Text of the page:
A service highlighting the riches of the daily press.
Paper Monitor is feeling miserable.
After a splendid sun-soaked start to the summer, the morning of St Swithin's Day broke to the sound of rain drumming on windows and cars splashing through puddles.
The prospect of a barbecue this weekend seemed as distant as the end of those 40 days and 40 nights of wet weather folklore promises.
Still, at least there was some cheer to be found in the daily papers. Nothing tickles Paper Monitor's funny bone more than a shaggy dog story or, in this case, a fisherman's tale.
As the Daily Mail reports, 16-year-old angler Nick Richards landed a "golden wonder" while fishing on holiday in Poole, Dorset.
His 5lb catch - a goldfish measuring a staggering 16 inches - was believed to have been released into the wild after outgrowing its tank.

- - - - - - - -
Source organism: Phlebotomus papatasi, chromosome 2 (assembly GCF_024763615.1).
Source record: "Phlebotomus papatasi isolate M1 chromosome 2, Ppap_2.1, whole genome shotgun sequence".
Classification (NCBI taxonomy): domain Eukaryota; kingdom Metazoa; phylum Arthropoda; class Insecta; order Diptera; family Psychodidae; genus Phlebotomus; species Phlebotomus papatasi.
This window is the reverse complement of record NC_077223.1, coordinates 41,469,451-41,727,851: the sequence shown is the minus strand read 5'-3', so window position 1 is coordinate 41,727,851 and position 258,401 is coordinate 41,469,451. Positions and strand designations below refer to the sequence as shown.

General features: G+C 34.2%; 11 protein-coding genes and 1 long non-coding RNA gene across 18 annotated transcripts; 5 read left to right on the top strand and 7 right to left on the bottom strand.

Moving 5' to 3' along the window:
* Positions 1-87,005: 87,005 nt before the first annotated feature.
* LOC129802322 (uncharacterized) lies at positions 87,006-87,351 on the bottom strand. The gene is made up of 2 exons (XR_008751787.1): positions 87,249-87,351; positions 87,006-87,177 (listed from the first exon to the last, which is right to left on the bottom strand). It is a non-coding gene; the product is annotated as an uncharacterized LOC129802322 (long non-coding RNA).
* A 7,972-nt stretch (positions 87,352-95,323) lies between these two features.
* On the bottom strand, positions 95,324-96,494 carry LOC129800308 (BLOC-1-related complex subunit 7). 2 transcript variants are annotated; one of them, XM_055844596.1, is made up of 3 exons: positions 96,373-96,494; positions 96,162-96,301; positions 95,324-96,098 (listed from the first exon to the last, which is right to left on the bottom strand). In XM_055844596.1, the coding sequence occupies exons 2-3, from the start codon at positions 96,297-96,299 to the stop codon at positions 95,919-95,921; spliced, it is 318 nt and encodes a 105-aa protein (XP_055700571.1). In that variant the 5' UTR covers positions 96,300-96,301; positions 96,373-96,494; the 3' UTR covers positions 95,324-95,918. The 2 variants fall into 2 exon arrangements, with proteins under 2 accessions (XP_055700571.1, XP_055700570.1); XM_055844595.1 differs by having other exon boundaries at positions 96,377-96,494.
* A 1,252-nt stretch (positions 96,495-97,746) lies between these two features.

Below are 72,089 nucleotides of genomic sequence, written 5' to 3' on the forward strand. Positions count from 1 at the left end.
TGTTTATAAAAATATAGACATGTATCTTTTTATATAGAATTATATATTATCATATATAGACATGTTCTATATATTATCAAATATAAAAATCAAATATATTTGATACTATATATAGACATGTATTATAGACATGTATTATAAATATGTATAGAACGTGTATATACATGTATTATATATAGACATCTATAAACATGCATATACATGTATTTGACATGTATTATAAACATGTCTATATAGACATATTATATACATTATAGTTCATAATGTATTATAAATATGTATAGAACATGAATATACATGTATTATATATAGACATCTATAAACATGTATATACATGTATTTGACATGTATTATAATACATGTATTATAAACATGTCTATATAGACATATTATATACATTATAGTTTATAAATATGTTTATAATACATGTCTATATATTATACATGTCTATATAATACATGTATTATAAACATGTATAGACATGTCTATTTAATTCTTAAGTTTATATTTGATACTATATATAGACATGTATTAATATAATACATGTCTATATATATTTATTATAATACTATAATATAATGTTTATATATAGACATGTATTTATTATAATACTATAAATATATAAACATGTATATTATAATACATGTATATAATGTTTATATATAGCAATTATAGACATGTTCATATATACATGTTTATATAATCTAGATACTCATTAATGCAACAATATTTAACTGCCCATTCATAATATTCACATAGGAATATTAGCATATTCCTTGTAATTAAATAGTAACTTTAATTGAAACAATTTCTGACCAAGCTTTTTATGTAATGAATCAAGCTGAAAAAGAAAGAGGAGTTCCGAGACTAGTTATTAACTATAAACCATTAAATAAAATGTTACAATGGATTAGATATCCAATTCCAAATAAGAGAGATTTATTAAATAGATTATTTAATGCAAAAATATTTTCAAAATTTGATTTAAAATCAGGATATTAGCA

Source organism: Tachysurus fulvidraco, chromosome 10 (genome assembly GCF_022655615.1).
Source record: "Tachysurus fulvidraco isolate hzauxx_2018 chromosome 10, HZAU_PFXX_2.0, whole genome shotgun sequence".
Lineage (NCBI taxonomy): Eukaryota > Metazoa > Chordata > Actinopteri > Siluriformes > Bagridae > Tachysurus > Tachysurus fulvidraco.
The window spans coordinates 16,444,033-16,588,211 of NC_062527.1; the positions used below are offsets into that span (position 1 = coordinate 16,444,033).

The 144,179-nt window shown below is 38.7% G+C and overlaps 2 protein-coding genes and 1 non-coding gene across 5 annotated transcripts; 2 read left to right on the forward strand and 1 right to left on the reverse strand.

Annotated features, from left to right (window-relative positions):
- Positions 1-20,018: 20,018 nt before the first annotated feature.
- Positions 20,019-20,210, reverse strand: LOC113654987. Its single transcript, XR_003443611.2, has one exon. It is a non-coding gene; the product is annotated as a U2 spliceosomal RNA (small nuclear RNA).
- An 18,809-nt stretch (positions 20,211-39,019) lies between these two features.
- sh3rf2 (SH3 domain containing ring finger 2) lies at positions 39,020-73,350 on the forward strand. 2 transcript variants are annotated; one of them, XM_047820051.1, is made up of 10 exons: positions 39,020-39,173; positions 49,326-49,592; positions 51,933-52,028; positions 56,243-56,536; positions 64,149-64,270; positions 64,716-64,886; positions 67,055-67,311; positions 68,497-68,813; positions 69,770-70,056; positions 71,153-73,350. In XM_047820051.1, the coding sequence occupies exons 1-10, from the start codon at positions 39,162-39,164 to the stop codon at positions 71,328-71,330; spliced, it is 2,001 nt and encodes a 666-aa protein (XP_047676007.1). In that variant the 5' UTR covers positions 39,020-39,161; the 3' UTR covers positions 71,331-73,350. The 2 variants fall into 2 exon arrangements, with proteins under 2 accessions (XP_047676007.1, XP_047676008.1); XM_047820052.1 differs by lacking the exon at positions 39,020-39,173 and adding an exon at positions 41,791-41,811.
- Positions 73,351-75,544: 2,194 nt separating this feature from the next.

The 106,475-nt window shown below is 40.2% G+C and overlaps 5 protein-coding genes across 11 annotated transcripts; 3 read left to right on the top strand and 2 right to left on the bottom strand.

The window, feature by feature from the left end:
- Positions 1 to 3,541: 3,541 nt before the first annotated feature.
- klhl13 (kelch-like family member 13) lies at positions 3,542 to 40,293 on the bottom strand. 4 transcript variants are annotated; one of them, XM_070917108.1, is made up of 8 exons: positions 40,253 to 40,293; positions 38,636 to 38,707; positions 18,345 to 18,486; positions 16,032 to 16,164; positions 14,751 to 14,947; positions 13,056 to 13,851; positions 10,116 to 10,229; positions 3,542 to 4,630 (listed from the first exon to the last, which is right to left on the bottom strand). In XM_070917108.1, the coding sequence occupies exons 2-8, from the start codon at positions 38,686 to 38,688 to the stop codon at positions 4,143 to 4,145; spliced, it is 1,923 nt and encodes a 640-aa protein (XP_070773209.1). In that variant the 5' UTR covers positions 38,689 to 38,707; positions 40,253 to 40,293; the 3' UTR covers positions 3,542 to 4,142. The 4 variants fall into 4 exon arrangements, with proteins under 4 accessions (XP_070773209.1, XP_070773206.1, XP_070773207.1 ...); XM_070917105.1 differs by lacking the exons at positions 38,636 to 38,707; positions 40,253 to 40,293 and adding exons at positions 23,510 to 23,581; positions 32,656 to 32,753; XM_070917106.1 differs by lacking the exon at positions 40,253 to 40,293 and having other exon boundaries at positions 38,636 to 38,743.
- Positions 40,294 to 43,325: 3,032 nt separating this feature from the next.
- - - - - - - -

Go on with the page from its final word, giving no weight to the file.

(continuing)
And for those Doubting Thomases among you, a photo shows Nick grinning while holding the catch - believed to be a British record for a goldfish, which he later returned.
There was more animal magic in the Sun, this time thanks to some "eggheads" from Warwick and Sheffield Universities.
Prof John Harding explains how the team he led solved the riddle of which came first - the chicken or the egg - by programming the "ingredients" chickens use to make eggs into a supercomputer to see how they were constructed.
The results showed that a particular protein in chickens acts as a tireless builder, placing one microscopic section of shell on top of the other. It initiates this building process before going off to start on another part of the egg.
Without this builder protein, the eggs would not exist. And yet it is only found in a chicken's ovaries. This means the bird must have come first.
This doesn't explain where the chicken came from but, still, one bow-legged step at a time.
With mood suitable lightened thanks to these tales of our fishy and feathered friends, Paper Monitor's mind turns to lunch.
But will it be tuna, chicken or egg and cress sandwiches today?